My brethren, for more than a century our Church Abroad has been the home to Orthodox Christians across the world, with many of its parishes, through our heritage in the long history of Orthodoxy as a whole, having been functioning in places like London and Vevey and Geneva and Florence and elsewhere since long before the advent a century ago of our Church Abroad in her autonomous life and administration, which we preserve even today, headed by our Holy Synod and First Hierarch, His Eminence Metropolitan Hilarion of Eastern America, centered in New York. Linked to no State or government except as citizens of the many nations in which we dwell, these parishes, and this diocese - like all our dioceses across the world - embrace within them Orthodox Christians of every nationality and race and tongue, without reference to political borders or affiliations. It is for precisely this reason that our faithful so instinctively see the present situation not as one of "us and them," but simply as being a grief for us all - and therefore a cause for our common love, action, and shared labors.

I urge all of you, above all, to pray to Almighty God that the bloodshed will cease swiftly, that those in civil authority who are responsible for governments and militaries will at once turn from the way of the sword, and that peace may be swiftly restored. Prayer is the chief tool of the Christian, and is powerful: wield it well! In every single one of our parishes, at every Liturgy, we offer liturgical prayers for the swift end to the bloodshed in Ukraine: ensure you do this also at home. And I urge you, also, to preserve in all ways the love and concord of our communities in these times of strain and heightened emotion. Do not let fear or grief or anger turn your hearts cold; for then our sorrow is only multiplied. Rather, continue to be what you are in truth: children of the God Who loves all, sharing and showing His love to all. In this moment, rest securely in the stability of the Church: she is Christs body, not a tool of political whims or a reed to be blown about by even the fiercest storms of world events - but the very rock on which we can stand firm in times of trial, since she exists to provide hope for the hopeless, comfort for the grieved, and joy to those in sorrows.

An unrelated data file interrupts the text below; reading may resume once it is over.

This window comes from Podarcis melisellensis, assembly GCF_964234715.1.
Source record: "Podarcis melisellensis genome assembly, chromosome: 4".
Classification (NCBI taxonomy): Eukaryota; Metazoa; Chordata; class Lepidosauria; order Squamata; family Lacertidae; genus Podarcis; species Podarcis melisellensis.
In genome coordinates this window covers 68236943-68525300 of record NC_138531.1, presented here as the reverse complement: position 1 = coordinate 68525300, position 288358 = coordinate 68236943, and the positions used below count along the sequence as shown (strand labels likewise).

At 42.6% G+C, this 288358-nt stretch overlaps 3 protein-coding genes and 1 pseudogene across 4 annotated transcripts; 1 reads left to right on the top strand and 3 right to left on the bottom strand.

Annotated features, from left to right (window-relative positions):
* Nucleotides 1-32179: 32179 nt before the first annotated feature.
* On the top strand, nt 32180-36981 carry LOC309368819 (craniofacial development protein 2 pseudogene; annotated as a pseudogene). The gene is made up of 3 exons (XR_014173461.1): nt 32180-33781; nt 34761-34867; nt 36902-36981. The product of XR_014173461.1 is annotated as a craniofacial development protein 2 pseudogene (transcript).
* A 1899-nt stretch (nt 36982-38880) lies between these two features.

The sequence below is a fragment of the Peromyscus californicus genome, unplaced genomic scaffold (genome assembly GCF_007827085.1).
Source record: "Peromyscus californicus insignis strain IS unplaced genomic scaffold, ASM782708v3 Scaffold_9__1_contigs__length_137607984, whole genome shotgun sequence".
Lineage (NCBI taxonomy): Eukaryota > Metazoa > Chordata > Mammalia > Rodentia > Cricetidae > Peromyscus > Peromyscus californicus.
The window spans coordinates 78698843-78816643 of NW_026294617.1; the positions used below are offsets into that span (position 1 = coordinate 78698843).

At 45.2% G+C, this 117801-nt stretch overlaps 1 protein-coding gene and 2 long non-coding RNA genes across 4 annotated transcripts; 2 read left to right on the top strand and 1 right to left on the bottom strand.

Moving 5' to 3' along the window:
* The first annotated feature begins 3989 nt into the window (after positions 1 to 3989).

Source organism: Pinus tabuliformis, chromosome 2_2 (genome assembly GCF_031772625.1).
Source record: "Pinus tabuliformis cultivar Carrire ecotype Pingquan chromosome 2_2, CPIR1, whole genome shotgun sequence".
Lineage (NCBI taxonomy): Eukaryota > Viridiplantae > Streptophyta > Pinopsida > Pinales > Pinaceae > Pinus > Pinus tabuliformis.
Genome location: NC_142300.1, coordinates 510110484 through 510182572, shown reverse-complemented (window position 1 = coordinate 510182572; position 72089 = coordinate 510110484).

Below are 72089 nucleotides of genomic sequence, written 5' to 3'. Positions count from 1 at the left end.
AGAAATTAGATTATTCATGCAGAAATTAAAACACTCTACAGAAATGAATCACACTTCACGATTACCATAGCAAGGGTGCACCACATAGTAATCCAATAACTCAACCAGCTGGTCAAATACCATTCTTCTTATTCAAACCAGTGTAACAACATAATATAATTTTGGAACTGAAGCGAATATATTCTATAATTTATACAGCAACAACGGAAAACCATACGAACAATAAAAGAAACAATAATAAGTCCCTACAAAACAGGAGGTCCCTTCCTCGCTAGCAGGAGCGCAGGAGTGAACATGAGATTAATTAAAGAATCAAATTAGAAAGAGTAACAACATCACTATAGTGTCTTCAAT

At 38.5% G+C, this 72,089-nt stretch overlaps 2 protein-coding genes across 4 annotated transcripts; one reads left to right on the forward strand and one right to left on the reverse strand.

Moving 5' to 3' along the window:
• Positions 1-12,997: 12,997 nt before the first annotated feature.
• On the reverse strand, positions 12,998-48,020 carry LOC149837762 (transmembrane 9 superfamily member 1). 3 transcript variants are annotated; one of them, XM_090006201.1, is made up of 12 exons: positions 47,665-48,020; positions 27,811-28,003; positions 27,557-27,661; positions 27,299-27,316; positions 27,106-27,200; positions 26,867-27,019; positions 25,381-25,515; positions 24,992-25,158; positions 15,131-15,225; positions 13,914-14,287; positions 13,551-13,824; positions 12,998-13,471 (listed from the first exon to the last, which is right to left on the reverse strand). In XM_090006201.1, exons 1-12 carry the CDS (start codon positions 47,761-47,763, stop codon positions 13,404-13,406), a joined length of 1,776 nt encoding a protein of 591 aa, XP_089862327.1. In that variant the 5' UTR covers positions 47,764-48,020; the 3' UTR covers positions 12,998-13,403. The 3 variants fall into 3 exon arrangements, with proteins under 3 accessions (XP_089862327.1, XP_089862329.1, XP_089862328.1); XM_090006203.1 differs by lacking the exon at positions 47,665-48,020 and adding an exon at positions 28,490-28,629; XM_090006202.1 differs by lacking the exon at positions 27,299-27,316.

As we continue through Great Lent, guard peace in your own hearts, and attain it through the ascetic practices of the Church; for it it does not exist in the heart, we cannot share it elsewhere. Be true peacemakers: acquire the Spirit of peace within you through prayer and fasting and the Mysteries of Christ, and use the strength of that peace to work together to help those who now stand in such immediate need of care.

May God bless you. May He swiftly bring peace to Ukraine and her children, uniting the divided and healing the suffering; and may His glory be revealed even in these hard days, to the salvation of His beloved human race.